With its base lodge at 8,200’ and summit at 9,255’, Sipapu was the lowest resort I visited and the conditions were noticeably more spring-like. New Mexico’s dry desert air means that spring snow will set up firm overnight, even if temperatures are barely below freezing, and direct sunlight does more to soften the snow than air temperatures. Although it was already in the 40s when I started skiing, most of the snow was still firm, so I started off checking out the groomed terrain. The bulk of Sipapu’s skiable terrain is accessed by lift #1, a triple chair that rises about 900’ from the base area. From the top, the green Sassafras gently zig-zags down the mountain and offers access to blue cruisers along the way. Most of these tend to be narrower trails that meander through the woods, giving the terrain more of a New England-like feel than you’d expect in the Rockies. There aren’t many top-to-bottom runs right down the fall line, but runs like Loose Caboose, Butterfly, and Howdy offer pretty cruising. For experts, lift #1 offers up some moguls directly under the lift, a number of runs through the trees, and some fun terrain like Paul’s Folly, a natural gully. Steeps like Oops and Flower had a nice pitch, but were fairly short.
In the afternoon, when the strong March sun had begun to soften up the ungroomed terrain, the upper chairlift, #4, started spinning and I headed up to explore the glades. The lift is short – only about a 2-minute ride to climb 250’ of vertical – but it opened up a large area of fun tree skiing. The snow was still on the firm side, but the top layer had just enough softness to get a good edge in, and I enjoyed lap after lap through the trees as the afternoon sunshine filtered in through the treetops. According to a season passholder I met, powder days there are a real treat since most of the skier traffic is concentrated on the easier terrain, leaving fresh snow all day. Monday to Thursday, Chair #4 only runs in the morning, closing at 11:00 or 11:30, meaning that the fresh snow in the upper mountain glades can last for days after a storm.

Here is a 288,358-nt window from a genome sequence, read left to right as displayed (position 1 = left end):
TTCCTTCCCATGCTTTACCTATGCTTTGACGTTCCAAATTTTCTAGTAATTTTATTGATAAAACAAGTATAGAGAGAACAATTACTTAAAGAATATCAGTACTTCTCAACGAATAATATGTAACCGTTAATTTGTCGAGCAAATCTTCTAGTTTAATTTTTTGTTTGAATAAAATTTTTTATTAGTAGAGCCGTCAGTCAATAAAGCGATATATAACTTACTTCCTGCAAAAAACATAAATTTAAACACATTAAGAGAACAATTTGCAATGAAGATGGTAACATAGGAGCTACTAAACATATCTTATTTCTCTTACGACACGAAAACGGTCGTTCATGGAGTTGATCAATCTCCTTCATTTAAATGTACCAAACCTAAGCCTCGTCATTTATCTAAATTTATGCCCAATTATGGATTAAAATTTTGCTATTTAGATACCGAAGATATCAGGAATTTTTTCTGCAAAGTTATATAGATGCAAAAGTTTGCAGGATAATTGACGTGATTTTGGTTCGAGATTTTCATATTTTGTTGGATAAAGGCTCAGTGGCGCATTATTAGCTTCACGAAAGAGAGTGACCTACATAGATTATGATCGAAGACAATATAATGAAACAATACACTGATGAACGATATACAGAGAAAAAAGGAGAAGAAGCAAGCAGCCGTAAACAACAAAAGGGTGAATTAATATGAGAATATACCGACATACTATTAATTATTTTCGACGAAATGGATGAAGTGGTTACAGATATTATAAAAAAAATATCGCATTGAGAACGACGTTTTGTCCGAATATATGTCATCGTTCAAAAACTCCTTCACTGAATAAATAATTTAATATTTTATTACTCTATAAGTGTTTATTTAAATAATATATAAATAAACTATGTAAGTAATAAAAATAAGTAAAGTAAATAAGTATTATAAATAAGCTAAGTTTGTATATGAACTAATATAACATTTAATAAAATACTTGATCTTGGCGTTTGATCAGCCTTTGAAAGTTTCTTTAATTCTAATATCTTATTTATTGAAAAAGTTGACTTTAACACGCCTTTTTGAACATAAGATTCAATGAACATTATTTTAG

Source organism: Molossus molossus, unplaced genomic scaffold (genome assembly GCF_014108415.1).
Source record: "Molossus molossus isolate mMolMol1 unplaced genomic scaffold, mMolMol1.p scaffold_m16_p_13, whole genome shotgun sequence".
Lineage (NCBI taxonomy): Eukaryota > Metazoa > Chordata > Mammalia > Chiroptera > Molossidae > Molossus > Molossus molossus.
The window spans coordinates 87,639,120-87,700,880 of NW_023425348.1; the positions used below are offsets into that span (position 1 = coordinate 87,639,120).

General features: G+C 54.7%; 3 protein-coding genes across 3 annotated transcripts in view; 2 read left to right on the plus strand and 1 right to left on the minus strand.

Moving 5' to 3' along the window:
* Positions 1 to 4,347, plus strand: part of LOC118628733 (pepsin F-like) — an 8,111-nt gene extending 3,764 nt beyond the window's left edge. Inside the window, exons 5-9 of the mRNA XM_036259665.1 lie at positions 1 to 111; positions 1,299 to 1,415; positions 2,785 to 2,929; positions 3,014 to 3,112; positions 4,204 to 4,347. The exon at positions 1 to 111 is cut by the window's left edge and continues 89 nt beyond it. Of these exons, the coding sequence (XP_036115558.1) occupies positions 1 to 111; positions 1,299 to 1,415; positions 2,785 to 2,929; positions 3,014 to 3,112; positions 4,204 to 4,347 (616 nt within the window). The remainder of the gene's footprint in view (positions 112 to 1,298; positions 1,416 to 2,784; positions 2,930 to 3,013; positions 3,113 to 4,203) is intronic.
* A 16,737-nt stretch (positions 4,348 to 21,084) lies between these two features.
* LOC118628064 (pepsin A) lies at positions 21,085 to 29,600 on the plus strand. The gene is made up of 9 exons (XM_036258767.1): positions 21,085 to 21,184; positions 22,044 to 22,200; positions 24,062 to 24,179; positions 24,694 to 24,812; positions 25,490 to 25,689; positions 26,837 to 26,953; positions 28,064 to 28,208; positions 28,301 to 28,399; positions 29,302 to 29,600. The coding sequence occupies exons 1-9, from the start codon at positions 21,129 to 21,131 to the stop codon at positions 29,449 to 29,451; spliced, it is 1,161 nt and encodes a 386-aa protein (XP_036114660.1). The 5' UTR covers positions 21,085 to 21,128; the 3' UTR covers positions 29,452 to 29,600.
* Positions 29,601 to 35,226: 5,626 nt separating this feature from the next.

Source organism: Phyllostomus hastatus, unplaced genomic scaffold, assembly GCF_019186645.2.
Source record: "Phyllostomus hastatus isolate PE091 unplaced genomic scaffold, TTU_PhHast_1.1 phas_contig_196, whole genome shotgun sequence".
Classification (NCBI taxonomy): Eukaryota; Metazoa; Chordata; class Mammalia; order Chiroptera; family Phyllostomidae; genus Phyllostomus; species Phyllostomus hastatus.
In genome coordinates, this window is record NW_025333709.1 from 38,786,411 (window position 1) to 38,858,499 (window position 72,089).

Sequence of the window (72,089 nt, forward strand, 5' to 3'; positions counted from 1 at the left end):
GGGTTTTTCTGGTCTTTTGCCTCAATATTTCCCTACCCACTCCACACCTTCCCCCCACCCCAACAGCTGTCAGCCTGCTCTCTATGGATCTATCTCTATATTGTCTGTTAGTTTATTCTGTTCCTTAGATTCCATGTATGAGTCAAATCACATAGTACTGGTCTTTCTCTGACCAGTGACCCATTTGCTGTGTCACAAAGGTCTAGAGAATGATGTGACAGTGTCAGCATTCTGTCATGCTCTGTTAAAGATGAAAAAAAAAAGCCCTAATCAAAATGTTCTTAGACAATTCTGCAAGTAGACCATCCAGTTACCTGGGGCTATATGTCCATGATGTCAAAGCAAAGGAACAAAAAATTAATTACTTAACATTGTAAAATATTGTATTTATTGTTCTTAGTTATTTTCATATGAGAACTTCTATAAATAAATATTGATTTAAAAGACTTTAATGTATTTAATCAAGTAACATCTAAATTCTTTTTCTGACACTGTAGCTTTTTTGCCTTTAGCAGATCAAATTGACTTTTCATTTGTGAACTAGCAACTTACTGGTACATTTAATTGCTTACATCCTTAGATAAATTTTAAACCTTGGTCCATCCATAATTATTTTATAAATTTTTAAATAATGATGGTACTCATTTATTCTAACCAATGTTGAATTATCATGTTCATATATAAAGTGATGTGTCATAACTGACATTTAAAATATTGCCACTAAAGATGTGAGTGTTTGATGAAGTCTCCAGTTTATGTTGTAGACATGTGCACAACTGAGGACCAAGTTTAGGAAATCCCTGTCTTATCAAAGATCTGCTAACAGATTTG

There’s more easy terrain available from the new quad chair on the lower mountain, and lift #3, a poma lift near the summit that serves some gentle trails and a couple natural, Stash-like terrain parks.
Lunch was the only time the ski area felt crowded. I checked out the dining room on the second floor of the base lodge, where they serve pub fare like burgers, pizza, and local chile cheese fries. With most of the food made to order, and only one person working the counter, it took a while to place my order, but the food came out quickly. The dining room lacked natural light and felt like it hadn’t been updated in decades, but fortunately there were plenty of seats available to eat outside in the sun right next to the creek. I read that there was a creekside café that had been lost in a recent fire and they plan to replace it soon, so dining options should be improved in the near future.
With its remote location, Sipapu feels like a miniature, self-contained resort with everything from basic hotel rooms and rental cabins to a small general store. During off-peak periods, you can get an overnight stay for free just by buying a full-priced (but already inexpensive at $44 in 2015-16) lift ticket. It’s a great choice for families looking for a convenient and inexpensive ski vacation. Advanced skiers can have fun there too and I certainly enjoyed my day of spring skiing, especially when the uppermost lift is open for access to the glades.
The tiny Santa Fe Municipal Airport is the closest commercial airport to the mountains. It was an easy one-hour drive from there to Pajarito, 1.5 hours to Sipapu, 2 to Taos, and under 2.5 to Red River. United and American both fly into Santa Fe. For more flight options, the Albuquerque International Sunport is about an hour further from the mountains (south of Santa Fe) and is served by all major domestic airlines plus JetBlue and Southwest.
To explore numerous resorts or to access any of the smaller mountains, a car is the only way to go. Almost all the vacationing families I spoke to from Texas, Oklahoma, and Arkansas had all driven the 10 to 14 hours to the mountains. I was happy renting from Avis from the Santa Fe airport, especially since they didn’t charge extra to return my car to the Albuquerque airport when my flights home changed.
If you want to do a ski trip car-free, Taos Ski Valley has a shuttle service available from the Albuquerque and Santa Fe airports. Once you’re there, there are plenty of restaurants and shops to keep you occupied after the lifts close, though you’d miss out on visiting the town of Taos.